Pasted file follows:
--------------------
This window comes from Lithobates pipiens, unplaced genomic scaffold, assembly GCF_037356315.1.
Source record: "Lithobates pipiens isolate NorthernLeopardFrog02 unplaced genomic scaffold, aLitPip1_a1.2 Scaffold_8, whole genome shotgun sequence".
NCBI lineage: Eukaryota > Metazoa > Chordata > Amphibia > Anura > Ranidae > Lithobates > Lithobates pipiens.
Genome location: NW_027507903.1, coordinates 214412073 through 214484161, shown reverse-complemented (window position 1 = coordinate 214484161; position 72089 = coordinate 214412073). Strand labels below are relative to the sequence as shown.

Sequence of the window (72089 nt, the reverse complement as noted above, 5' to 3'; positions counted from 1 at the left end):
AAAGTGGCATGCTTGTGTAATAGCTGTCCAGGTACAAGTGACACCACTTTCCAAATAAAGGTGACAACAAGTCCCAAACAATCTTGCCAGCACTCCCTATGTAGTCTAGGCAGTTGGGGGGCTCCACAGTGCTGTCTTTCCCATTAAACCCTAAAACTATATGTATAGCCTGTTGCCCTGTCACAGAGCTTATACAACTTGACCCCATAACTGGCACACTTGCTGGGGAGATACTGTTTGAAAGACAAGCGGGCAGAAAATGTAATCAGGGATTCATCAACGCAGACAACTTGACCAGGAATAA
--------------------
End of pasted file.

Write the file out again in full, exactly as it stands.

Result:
This window comes from Lithobates pipiens, unplaced genomic scaffold, assembly GCF_037356315.1.
Source record: "Lithobates pipiens isolate NorthernLeopardFrog02 unplaced genomic scaffold, aLitPip1_a1.2 Scaffold_8, whole genome shotgun sequence".
NCBI lineage: Eukaryota > Metazoa > Chordata > Amphibia > Anura > Ranidae > Lithobates > Lithobates pipiens.
Genome location: NW_027507903.1, coordinates 214412073 through 214484161, shown reverse-complemented (window position 1 = coordinate 214484161; position 72089 = coordinate 214412073). Strand labels below are relative to the sequence as shown.

Sequence of the window (72089 nt, the reverse complement as noted above, 5' to 3'; positions counted from 1 at the left end):
AAAGTGGCATGCTTGTGTAATAGCTGTCCAGGTACAAGTGACACCACTTTCCAAATAAAGGTGACAACAAGTCCCAAACAATCTTGCCAGCACTCCCTATGTAGTCTAGGCAGTTGGGGGGCTCCACAGTGCTGTCTTTCCCATTAAACCCTAAAACTATATGTATAGCCTGTTGCCCTGTCACAGAGCTTATACAACTTGACCCCATAACTGGCACACTTGCTGGGGAGATACTGTTTGAAAGACAAGCGGGCAGAAAATGTAATCAGGGATTCATCAACGCAGACAACTTGACCAGGAATAA